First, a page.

The First Limiting Factor of Water Quality
Air breathing animals are used to air containing about 21 percent oxygen, whereas aquaculture is conducted in water containing less than .0001 percent oxygen (10 mg/L). With so little oxygen available in the best of conditions, it is apparent that knowledge of dissolved oxygen (D.O.), oxygen measuring and aeration equipment is very important to the aquaculturist.
If the oxygen level is too high, oxygen supersaturation can cause gas embolism, depress metabolism and inhibit respiratory enzymes, all of which can kill fish. If it is too low, the fish may not eat and may expend additional energy seeking oxygen. If lower yet, they can experience severe stress and, of course, death.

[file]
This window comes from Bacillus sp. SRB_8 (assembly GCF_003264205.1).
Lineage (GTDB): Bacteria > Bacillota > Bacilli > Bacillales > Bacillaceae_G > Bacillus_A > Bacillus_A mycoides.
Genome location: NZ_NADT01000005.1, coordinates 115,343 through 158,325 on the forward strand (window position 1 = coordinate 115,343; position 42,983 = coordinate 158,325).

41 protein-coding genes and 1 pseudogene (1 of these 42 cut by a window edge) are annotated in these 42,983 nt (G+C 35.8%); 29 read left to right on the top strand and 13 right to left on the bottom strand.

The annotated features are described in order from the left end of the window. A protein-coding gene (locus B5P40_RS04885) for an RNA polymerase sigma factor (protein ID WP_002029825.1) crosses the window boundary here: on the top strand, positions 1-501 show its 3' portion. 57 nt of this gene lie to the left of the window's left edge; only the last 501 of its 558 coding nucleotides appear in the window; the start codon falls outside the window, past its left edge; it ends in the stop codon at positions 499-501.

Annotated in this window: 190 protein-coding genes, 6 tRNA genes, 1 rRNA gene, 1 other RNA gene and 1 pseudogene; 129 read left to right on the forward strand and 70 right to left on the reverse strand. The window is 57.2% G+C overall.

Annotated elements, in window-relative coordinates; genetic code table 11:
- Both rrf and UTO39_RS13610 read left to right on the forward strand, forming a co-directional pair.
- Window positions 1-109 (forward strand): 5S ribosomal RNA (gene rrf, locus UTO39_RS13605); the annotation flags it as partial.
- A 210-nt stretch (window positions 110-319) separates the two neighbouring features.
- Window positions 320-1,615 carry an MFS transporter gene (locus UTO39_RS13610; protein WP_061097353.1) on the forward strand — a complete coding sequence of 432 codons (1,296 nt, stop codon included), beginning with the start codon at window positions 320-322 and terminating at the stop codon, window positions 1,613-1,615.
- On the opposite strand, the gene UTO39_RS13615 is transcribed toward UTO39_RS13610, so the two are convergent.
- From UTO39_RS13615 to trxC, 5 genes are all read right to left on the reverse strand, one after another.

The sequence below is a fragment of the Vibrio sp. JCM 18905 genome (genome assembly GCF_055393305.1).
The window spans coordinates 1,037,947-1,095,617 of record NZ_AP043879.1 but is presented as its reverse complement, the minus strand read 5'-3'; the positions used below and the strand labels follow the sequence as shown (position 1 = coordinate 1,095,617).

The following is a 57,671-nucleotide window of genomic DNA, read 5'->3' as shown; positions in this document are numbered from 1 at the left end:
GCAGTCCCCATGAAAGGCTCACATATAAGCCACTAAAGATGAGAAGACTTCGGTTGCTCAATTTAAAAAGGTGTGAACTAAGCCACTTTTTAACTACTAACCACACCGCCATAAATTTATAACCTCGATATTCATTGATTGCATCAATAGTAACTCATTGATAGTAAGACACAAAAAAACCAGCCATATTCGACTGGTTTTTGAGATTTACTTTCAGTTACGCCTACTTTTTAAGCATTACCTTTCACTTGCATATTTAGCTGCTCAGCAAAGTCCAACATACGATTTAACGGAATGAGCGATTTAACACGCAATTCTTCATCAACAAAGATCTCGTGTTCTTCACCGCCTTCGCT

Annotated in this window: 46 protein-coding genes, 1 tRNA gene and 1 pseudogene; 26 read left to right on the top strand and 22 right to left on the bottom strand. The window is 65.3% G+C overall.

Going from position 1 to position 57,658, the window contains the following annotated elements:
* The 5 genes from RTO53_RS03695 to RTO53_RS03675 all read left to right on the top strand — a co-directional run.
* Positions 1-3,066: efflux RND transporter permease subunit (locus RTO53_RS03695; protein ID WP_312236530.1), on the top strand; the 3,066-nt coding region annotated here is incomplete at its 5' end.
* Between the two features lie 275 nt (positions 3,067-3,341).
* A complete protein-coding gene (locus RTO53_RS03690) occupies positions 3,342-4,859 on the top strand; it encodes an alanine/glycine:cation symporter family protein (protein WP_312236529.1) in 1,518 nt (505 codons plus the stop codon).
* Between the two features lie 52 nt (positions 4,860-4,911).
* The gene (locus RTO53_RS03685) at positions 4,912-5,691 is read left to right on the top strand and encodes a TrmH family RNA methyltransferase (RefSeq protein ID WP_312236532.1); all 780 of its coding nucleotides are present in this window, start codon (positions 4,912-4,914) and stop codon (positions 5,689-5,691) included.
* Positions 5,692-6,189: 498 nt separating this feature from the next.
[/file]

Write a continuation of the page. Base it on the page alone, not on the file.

The diurnal oxygen cycle in outdoor ponds is show below. The delicate balance of dissolved oxygen vs the rate of oxygen consumption can shift rapidly with changing algal, temperature and wind conditions. In outdoor ponds, lower D.O. levels will occur in the summer because the rate of oxygen consumption increases as the temperature increases. Oxygen is THE MOST IMPORTANT thing to monitor. Monitoring and record-keeping will provide predictive knowledge.
Measure oxygen after altering water flowrates, feed rates, etc., and when developing new growing systems. No one can just look at the water and know the oxygen level. Oxygen can only be measured with a test kit or, more conveniently, with an oxygen meter.